So I will be the first to admit that I have never really been “on the bus” when it comes to flexible seating.  You might even say that I am pretty “old school” when it comes to seating in my classroom.  I have always allowed freedom of choice when choosing their initial learning space and then I use seating charts to help learn their names plus it gives me another classroom management tool.  “Thank you for XYZ, you may sit where you want today!” or “New seating chart today!  Find a new friend!”  I do this mainly because I want students to interact with peers they would not normally and to keep them on their toes.

Can you still maintain classroom management while implementing a flexible seating concept?  Why in the world should I have flexible seating to begin with?  What will my expectations be for learning?  Is it simply rearranging the environment or a true tool of differentiation?

These questions have run through my mind over the last couple of years as a teacher and, until now, I really did not have a good answer.

A study conduct by the National Training Laboratories in 200 found the following:

  • 80% retention occurs IF the students teach others

RESEARCH

I decided to hit up the trusty old Google and do some searches myself on actual studies completed pertaining to flexible seating.  The amount of information that emerged from that search was a bit overwhelming at times but all-in-all helpful and solidified my choice to implement flexible seating.

A study conduct by the National Training Laboratories in 200 found the following:

  • 5% of information delivered through lecture aka sit-n-get style teaching is retained by a learner
  • 50% is retained IF a discussion group is utlizied
  • 70% retention if they practice doing the concept
  • 80% retention occurs IF the students teach others

Wow!  Simply wow!  I mean, many teachers have experienced success with all of these options in some way, shape or form BUT the numbers really make it real.

So what does this have to do with flexible seating you ask?  EVERYTHING.

By creating an environment where students sit next to, across from, move here, lay there this allows them to get comfortable and discuss when they need to really break it down.  Let’s be realistic about this, who wants to attempt to learn while sitting straight at a desk starring at a board or screen alone.  I mean, I lay in bed when I type most of these blog posts so why should I expect my students to learn or maintain engagement sitting uniformed in a desk.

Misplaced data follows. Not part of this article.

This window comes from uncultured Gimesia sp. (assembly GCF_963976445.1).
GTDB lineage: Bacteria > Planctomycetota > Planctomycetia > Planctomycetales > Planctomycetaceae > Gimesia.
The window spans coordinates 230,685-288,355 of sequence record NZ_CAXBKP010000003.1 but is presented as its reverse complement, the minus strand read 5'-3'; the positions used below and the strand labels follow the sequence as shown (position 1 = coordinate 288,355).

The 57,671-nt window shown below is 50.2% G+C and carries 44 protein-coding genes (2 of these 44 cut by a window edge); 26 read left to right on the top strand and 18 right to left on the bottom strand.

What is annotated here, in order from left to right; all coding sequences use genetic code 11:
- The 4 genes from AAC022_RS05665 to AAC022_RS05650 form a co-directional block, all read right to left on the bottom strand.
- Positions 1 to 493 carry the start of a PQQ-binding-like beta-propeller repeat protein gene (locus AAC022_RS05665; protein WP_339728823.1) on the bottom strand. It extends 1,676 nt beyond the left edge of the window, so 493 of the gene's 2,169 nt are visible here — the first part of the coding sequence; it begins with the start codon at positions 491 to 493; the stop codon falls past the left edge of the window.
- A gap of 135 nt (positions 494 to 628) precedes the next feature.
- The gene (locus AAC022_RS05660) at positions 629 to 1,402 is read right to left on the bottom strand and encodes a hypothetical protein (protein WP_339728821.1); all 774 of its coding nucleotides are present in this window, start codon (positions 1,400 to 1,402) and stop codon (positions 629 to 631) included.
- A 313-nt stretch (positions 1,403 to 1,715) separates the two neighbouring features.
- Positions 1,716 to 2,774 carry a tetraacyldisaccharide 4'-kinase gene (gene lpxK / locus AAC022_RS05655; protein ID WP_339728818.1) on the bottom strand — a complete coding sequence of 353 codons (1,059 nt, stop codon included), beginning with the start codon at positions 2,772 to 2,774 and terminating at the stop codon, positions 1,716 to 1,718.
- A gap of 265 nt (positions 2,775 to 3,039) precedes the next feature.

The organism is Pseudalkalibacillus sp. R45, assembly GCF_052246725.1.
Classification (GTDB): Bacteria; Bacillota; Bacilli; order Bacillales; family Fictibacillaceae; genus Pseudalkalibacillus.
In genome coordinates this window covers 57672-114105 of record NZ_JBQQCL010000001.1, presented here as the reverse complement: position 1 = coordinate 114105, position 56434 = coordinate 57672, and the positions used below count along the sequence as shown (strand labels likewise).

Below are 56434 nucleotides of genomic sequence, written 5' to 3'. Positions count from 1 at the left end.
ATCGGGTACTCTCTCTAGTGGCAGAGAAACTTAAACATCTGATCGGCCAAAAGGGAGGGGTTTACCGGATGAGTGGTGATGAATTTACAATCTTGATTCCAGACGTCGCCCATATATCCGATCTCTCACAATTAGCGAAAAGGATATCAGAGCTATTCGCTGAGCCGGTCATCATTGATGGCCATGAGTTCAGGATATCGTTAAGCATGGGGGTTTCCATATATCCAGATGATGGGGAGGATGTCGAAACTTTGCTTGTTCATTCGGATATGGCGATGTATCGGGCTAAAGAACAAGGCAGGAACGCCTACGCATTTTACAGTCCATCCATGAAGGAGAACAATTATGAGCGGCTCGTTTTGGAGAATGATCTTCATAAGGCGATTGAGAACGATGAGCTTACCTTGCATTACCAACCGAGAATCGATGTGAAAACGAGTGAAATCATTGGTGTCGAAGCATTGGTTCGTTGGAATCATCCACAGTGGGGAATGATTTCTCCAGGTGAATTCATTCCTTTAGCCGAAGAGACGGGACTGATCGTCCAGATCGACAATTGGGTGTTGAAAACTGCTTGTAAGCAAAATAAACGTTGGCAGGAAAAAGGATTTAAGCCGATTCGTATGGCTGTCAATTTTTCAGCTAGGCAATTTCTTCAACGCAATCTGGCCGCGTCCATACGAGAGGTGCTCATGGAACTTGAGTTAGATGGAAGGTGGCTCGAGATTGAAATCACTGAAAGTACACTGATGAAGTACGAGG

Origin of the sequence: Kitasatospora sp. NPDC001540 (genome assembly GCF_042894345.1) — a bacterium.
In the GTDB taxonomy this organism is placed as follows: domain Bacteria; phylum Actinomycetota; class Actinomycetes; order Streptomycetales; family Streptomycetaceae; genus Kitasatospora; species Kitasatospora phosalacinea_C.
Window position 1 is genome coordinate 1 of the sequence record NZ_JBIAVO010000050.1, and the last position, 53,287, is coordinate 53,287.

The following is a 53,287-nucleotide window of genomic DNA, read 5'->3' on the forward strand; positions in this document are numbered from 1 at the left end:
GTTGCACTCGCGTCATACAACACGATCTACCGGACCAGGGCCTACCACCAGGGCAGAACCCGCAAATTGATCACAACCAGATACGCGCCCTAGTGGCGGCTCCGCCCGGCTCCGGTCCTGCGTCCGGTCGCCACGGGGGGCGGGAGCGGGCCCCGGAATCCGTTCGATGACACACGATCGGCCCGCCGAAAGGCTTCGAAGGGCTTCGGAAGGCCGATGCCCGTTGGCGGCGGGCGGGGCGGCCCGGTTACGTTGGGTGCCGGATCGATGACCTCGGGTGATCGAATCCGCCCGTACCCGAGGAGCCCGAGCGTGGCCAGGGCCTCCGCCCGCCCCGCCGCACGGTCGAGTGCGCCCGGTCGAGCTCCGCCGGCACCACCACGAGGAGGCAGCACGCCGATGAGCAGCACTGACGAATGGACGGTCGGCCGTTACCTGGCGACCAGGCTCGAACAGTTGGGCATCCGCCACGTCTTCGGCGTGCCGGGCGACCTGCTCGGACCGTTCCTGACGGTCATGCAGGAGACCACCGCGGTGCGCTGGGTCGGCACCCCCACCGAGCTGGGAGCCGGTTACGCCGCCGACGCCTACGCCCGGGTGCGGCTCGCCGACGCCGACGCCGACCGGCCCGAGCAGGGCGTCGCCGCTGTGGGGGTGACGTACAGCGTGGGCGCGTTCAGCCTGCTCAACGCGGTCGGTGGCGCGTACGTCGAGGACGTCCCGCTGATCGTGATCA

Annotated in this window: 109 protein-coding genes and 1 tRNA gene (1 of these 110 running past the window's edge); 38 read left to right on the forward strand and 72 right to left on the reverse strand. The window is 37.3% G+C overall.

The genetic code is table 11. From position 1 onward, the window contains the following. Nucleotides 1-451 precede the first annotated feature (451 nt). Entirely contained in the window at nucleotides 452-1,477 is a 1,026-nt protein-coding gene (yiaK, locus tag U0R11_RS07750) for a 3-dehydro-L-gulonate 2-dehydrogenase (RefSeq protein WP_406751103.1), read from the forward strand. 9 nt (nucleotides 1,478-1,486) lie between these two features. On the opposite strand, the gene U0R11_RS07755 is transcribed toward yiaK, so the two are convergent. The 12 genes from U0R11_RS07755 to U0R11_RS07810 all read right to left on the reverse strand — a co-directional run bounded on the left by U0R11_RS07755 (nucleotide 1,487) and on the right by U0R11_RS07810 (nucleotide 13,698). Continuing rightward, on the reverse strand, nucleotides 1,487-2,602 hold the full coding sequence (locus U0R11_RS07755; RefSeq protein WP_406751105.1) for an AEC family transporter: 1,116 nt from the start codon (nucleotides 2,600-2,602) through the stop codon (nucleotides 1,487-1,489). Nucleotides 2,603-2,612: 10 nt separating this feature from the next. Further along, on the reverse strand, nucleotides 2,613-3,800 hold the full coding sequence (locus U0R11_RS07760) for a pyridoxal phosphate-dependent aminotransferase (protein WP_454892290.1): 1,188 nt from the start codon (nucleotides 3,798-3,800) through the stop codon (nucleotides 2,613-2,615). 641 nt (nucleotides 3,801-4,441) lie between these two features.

Herman Miller, a company that “places great importance on design, the environment, community service, and the health and well-being of our customers and our employees,”  completes and shares some amazing research on design and its relationship to employee and student success.  (Visit their site here to learn more about Herman Miller.)  The company published a research paper titled, “Rethinking the Classroom.”  From this research I related most to the following quote:

“Classroom design can help to develop skills for life and work beyond the classroom.  Self-directed learning and collaborative problem solving are essential skills for success.”

Creating a learning environment that allows opportunities for both self-directed and collaborative learning is exactly what a classroom SHOULD scream to our students, our learners.  (Read the article here.)

ANSWERING MY OWN QUESTIONS

Can you still maintain classroom management while implementing a flexible seating concept?

YES! I have a visual of expectations related specifically to flexible seating and what it looks like in the room.  We will practice this daily and reinforce those expectations.

Why in the world should I have flexible seating to begin with?

I feel the research above truly answered this question for me but even more so, I simply don’t like to sit at a desk and study.  I do most of that relaxing on the couch or in my bed so why consider the need of my students.

What will my expectations be for learning?

I borrowed this visual from a flexible seating blog post I found on teachcreatemotivate.com.  Create read PLUS I love the visual.  Win! Win!

Is it simply rearranging the environment or a true tool of differentiation?

It all depends on your approach and what you make of it!

FINAL THOUGHTS

So, is flexible seating a fad or innovation?  I think the verdict is still out on this question statistically BUT I personally feel it is innovation at its finest.   While there is some research to support the increased success of learners in the classroom and work place, it is still very new to both environments.  I look forward to being a part of pushing the boundaries to discover the possibilities in my classroom.

“If you always do what you always did you will always get what you always got.”

Albert Einstein 

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